One Tribe's 'Long Walk' Upstream For Environmental And Cultural Justice

"MARINETTE, Wisc.—Pre-dawn purple and gold and orange swirl deep overhead as the waterfront stirs to life. It's 6 a.m. at Menekaunee Harbor, where the Menominee River empties into Lake Michigan: Workers file into buildings, heavy machinery fires up and 18-wheelers roar and belch and hit the road.

Last week, amid the industry, an uncommon but just as motley assortment gathered in that fading darkness—retirees in flannel, millennials with long hair and oversized backpacks, some sipping coffee, some waiting in running cars as the sun burned off the morning chill. One guy sported a “Tribal Seeds” sweatshirt of the national reggae band, burning dried sage.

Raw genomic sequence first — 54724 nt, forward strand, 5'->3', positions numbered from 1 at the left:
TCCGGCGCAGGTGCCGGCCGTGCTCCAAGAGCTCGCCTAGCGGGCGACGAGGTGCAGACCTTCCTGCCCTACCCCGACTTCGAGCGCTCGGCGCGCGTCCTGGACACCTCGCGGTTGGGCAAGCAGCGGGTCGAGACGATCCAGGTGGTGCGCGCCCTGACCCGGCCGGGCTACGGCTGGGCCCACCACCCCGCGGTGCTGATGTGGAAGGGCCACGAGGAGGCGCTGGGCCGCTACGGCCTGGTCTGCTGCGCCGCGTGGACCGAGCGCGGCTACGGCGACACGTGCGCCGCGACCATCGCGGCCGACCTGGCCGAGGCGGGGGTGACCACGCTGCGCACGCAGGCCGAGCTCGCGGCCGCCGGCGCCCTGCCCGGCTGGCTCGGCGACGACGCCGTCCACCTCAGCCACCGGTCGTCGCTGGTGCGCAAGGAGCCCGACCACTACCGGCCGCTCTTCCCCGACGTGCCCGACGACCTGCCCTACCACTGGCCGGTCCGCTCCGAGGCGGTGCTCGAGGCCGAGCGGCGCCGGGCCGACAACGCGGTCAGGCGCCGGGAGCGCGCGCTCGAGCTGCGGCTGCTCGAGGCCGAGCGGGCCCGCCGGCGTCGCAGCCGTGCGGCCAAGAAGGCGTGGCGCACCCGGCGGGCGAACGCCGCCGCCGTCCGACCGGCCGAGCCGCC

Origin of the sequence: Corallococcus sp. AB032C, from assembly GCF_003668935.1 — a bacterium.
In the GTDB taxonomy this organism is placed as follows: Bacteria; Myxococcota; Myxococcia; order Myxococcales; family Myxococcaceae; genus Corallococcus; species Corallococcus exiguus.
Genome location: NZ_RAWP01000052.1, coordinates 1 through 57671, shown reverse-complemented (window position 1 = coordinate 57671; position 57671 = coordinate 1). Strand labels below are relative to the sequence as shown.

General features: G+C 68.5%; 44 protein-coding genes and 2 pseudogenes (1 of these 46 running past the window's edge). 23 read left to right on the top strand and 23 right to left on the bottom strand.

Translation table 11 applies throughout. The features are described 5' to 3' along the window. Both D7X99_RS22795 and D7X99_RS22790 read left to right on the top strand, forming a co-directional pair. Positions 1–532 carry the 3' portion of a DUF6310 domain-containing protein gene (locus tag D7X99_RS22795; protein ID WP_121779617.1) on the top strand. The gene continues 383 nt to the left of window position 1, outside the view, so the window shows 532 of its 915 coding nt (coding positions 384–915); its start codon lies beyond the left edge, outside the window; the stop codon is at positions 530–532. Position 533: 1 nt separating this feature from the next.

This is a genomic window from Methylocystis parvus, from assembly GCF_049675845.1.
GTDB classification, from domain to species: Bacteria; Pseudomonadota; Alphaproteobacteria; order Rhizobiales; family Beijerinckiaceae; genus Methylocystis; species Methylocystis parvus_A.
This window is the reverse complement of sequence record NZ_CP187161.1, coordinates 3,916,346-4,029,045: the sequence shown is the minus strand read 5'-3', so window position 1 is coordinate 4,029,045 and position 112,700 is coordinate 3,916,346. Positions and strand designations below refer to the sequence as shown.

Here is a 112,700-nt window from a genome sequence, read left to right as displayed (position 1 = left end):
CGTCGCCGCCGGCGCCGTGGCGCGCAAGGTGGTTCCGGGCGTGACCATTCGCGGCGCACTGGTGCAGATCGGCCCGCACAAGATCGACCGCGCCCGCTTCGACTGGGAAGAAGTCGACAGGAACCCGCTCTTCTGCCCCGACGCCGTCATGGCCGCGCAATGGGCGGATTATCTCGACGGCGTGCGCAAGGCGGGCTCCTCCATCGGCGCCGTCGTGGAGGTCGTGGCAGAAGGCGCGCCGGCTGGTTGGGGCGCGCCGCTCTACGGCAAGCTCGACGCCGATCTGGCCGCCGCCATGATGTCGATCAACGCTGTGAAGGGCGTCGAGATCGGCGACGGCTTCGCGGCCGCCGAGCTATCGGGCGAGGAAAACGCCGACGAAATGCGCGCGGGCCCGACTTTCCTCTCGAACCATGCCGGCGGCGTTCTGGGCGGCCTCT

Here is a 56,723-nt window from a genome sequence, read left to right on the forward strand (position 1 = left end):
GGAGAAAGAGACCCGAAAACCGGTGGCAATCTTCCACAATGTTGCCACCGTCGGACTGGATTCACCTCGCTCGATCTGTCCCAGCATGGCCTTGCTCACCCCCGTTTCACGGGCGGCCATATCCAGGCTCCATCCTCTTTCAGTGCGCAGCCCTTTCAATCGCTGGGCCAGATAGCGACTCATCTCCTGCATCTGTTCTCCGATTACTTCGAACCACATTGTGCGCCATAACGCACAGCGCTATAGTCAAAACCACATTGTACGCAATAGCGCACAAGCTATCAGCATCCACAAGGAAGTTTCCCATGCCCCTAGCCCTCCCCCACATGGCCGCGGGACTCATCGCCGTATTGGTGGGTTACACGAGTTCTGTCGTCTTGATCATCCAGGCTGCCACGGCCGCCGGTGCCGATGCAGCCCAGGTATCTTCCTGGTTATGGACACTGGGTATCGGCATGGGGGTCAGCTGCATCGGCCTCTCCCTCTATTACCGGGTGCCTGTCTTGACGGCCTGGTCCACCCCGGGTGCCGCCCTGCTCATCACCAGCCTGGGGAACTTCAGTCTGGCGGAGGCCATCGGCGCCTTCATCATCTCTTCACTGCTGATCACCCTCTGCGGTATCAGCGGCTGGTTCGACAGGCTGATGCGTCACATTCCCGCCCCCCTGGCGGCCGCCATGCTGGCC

They were waiting for the Menominee tribe, en route from their reservation 60 miles south and running late for the sunrise water walk.

The walk had two objectives: Draw attention to the Back Forty mine, an 83-acre open-pit mine on track for approval upstream of here. Canada-based Aquila Resources, Inc., will pull gold, zinc, copper and silver from land adjacent to both the river and ancient burial sites—things sacred to the tribe but miles from their reservation border, and hence their control."

Brian Bienkowski reports for Environmental Health News September 29, 2016, as part of the "Sacred Waters" series.

Source: EHN, 09/29/2016